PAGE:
Smith’s tenure as chargé d’affaires in both London and Paris was short-lived. In 1844, talk of annexation found new footing in the John Tyler administration. After intense negotiations, and Mexico’s continued refusal to recognize the Lone Star Republic or quiet its sword, Texas chargé d’affaires in Washington, Isaac Van Zandt, and U.S. secretary of state, John C. Calhoun, signed a treaty of annexation on April 12, 1844. Ten days later, Tyler sent the treaty to the U.S. Senate for ratification. On June 8, they rejected the treaty by a vote of 35–16. By October, the British government washed its hands of trying to broker a deal between Mexico and Texas.
The presidential election of 1844 changed everything. James K. Polk resurrected the hopes of Texas annexation, but this time it would move forward as a joint resolution, requiring only a simply majority. Most agreed, even those opposed to annexation, that it was more a question of how and when rather than if Texas was admitted into the Union.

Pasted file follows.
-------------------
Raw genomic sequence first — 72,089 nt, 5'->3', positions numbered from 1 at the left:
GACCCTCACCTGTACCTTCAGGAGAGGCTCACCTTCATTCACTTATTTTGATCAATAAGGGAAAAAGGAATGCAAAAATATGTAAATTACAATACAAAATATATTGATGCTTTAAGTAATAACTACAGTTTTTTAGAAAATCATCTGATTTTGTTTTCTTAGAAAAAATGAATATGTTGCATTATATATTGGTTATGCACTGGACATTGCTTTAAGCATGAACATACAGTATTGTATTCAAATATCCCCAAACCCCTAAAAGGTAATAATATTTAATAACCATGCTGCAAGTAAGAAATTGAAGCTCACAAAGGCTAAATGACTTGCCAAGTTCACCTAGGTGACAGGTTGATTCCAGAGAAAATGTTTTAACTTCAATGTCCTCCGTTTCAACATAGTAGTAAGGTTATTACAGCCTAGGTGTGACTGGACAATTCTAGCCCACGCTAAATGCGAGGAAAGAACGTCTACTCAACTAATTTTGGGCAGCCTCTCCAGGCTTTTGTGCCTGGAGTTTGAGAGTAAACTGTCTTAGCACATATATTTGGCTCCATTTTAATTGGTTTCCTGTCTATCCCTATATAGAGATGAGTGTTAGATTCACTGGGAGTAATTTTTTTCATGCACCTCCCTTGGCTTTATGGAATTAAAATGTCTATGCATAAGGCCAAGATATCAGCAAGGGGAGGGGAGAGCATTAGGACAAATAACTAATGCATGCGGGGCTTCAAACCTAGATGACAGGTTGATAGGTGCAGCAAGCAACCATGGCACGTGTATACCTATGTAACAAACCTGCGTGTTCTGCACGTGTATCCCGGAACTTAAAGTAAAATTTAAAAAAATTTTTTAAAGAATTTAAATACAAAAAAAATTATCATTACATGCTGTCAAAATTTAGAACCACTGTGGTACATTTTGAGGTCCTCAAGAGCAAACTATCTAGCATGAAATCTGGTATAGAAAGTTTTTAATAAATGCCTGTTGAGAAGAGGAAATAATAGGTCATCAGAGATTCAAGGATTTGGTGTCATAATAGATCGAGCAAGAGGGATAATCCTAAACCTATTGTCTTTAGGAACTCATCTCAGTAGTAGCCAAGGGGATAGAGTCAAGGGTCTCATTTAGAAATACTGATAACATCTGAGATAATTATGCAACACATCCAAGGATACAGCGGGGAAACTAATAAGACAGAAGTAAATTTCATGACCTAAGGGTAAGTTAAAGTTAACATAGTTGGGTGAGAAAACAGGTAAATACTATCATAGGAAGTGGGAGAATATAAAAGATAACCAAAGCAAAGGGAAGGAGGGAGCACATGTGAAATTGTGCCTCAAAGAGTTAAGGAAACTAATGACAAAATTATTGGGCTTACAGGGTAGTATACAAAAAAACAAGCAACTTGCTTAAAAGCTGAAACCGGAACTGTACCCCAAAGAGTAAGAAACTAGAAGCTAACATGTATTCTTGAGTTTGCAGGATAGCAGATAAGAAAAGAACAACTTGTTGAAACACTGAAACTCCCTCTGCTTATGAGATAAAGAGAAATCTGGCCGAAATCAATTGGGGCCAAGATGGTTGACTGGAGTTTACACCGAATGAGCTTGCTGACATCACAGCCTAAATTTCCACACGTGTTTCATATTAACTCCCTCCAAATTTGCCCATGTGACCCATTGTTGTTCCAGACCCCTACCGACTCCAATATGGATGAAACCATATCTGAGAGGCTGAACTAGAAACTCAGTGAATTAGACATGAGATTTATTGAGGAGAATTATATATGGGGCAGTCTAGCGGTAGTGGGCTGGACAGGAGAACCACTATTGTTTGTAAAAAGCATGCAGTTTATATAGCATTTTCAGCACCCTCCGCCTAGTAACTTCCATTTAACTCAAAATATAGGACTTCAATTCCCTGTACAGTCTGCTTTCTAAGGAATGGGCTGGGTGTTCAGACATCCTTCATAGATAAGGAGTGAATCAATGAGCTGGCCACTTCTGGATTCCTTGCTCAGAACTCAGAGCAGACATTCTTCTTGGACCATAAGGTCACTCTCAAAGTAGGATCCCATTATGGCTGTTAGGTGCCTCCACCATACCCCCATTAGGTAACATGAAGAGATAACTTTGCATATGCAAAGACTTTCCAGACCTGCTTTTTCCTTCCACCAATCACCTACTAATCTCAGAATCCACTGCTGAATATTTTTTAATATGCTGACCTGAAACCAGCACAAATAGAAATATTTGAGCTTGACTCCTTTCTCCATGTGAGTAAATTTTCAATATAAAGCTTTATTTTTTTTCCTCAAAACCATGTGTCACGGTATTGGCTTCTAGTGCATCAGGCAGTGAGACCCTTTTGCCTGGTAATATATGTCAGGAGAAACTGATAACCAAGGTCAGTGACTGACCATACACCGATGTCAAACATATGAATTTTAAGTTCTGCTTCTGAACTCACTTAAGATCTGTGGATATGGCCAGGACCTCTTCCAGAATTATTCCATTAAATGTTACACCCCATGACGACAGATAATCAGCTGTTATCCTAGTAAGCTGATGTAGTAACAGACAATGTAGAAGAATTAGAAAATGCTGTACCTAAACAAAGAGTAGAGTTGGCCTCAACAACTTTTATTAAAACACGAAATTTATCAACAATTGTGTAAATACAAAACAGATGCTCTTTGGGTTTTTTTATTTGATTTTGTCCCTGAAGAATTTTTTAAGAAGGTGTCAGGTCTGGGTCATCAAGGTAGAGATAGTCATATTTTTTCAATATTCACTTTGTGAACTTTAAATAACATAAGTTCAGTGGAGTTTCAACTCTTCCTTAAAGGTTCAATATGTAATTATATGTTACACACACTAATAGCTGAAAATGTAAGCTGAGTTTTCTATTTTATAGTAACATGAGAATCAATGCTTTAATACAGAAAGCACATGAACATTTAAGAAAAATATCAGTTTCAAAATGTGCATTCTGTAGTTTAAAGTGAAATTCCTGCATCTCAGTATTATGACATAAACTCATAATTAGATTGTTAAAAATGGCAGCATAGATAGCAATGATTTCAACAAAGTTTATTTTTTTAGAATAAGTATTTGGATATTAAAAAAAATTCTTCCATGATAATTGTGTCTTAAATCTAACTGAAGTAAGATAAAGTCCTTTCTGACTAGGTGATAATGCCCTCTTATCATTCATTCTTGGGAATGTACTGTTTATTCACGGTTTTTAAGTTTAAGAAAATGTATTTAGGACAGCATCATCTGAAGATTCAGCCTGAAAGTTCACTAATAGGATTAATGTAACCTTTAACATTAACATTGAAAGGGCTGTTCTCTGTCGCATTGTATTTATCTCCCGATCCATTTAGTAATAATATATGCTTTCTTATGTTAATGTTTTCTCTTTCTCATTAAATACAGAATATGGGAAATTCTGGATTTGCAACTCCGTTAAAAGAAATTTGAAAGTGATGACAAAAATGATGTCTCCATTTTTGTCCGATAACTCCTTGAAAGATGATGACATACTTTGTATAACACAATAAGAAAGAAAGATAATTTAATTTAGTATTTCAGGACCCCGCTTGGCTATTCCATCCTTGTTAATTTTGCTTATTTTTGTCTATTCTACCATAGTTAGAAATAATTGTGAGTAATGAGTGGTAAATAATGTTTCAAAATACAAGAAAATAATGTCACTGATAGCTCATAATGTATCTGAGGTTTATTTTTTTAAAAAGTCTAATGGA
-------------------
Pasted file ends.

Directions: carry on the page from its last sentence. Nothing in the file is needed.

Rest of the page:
U.S. House representative Milton Brown of Tennessee figured out the how. He wrote the bill paving the way for Texas annexation. It passed the House on January 24, 1845. The Senate debated the bill throughout February, eventually voting on the twenty-seventh. The vote was a tie: 26-26, rendering the bill dead. But at the last minute Henry Johnson of Louisiana changed his vote and the measure was adopted 27–25.
There were formalities to be worked out in Texas—a vote by the Texas Congress to accept the U.S. offer, a public vote by the people, and the writing of a state constitution. When that was accomplished, the U.S. Congress formally voted to admit Texas into the Union and President Polk, on December 29, 1845, signed Texas annexation into law, making Texas the twenty-eighth state.